National Banana Day: Fairtrade heroes in Colombia put #fairtradetogether into action against the coronavirus

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This 15. April, National Banana Day, Fairtrade International is recognising Fairtrade banana producers from the Urabá region of Colombia, who have taken the #FairtradeTogether message to heart to tackle the coronavirus pandemic.

Bringing COVID-19 Testing to the Community

Sixteen banana companies are contributing US$55,000 of Fairtrade Premium money towards an emergency COVID-19 diagnostic test centre set up by the local university.

‘Flights have been suspended throughout the country and it takes around eight hours for samples to get from Urabá to Medellin by road,’ explains Carlos Trujillo, plantation manager at Grupo Agrosiete, one of the companies involved. ‘Altogether, it can take four to five days for the samples to be taken, transported the 500 km to Medellin, analysed and the results communicated back to the patients.’

‘This initiative could be a game-changer,’ he adds. ‘We can get the test results quicker, which will help us detect cases in the region faster, and so help limit the spread of the virus. If people test positive, they can be confined and looked after properly.’

The new testing facility is being coordinated by the region’s University State Business Companies Committee and involves not only Fairtrade banana producers, but eleven municipalities, religious groups, the Colombian Institute of Tropical Medicine and the private CES University. The consortium needs to raise more than US$200,000 – of which Fairtrade organisations have already committed more than a quarter.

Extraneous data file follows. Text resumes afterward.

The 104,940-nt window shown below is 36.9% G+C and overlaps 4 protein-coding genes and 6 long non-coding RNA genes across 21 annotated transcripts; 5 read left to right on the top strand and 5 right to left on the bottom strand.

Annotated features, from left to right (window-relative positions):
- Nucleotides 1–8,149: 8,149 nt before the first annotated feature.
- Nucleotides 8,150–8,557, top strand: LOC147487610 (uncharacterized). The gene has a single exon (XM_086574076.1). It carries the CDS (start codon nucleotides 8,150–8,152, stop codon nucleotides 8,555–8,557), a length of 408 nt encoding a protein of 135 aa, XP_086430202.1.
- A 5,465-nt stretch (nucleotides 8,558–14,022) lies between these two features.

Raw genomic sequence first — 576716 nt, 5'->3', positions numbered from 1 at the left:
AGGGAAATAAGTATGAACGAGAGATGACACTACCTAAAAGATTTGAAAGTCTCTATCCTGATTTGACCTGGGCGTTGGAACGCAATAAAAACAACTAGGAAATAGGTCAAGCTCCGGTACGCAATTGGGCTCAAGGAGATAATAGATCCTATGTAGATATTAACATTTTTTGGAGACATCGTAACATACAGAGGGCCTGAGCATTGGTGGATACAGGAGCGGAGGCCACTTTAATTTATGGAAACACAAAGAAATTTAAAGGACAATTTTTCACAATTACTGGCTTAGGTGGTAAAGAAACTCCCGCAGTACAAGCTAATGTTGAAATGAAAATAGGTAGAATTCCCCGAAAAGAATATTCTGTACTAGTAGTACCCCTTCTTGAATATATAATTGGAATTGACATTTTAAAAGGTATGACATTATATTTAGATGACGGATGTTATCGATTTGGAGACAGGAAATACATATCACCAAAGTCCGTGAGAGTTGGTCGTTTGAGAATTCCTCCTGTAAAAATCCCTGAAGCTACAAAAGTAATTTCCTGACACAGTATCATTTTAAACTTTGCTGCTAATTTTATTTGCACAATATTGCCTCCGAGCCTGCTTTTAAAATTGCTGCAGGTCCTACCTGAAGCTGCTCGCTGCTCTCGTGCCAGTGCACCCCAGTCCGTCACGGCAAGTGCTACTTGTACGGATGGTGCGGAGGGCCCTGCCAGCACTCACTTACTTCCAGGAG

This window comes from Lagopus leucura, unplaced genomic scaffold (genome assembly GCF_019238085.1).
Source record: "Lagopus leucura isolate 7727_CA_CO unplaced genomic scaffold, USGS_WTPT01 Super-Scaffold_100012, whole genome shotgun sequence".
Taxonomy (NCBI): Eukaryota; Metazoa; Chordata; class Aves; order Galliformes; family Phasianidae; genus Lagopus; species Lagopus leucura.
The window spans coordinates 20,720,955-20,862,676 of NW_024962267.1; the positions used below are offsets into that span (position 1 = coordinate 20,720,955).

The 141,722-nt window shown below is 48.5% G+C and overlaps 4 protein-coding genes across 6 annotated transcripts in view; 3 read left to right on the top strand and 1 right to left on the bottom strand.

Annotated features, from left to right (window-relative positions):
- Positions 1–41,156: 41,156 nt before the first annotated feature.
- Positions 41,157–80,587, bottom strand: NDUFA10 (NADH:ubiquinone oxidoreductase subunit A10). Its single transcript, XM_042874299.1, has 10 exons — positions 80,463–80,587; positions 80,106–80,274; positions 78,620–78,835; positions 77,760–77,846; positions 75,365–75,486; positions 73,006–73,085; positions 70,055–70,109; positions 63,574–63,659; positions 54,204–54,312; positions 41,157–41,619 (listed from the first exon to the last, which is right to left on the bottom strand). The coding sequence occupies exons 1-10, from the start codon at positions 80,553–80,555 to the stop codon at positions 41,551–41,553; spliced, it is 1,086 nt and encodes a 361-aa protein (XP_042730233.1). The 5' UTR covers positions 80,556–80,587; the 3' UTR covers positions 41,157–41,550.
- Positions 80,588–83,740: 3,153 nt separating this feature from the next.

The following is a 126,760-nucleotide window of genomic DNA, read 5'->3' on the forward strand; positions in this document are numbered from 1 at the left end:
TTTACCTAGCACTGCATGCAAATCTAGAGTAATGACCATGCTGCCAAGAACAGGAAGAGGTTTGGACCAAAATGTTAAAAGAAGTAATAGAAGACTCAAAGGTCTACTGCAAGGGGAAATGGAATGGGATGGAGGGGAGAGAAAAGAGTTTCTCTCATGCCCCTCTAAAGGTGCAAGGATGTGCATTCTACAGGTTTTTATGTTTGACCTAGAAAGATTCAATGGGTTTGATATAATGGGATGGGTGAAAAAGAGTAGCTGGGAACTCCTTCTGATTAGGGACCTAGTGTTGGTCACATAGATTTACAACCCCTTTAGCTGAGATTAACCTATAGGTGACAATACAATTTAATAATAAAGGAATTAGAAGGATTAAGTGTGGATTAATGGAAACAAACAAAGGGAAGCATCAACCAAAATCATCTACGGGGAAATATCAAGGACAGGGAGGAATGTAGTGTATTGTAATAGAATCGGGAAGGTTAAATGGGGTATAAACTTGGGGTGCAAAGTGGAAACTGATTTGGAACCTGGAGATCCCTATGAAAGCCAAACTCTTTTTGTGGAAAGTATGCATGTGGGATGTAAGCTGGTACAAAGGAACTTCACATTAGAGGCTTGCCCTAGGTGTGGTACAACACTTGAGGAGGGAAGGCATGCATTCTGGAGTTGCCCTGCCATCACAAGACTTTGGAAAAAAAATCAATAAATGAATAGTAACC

‘As well as supporting the new diagnostic centre, banana trading companies are also funding equipment for intensive care units and the purchase of respirators for medical institutions in Urabá,’ says Carlos. ‘They have also donated bananas, pineapples and other food supplies to families who have no income in the past weeks. Our staff are very important to us, and we will take any measures we can take to protect them.’

Along with Fairtrade organisations the world over, banana growers are already implementing measures to protect workers including wearing masks, stopping production to carry out hand washing every two hours, regular temperature checks, enforcing two-metre social distancing, segregated transport and staggered meal times to avoid crowds. Soap, water and antibacterial gel are all available for workers.

‘Fairtrade has enabled us to increase workers’ awareness about the virus,’ says Carlos. ‘They are more prepared and have more information to face this challenge. As a Fairtrade organisation we are well used to organising training sessions, which means we’ve been able to reach out to workers’ families as well.’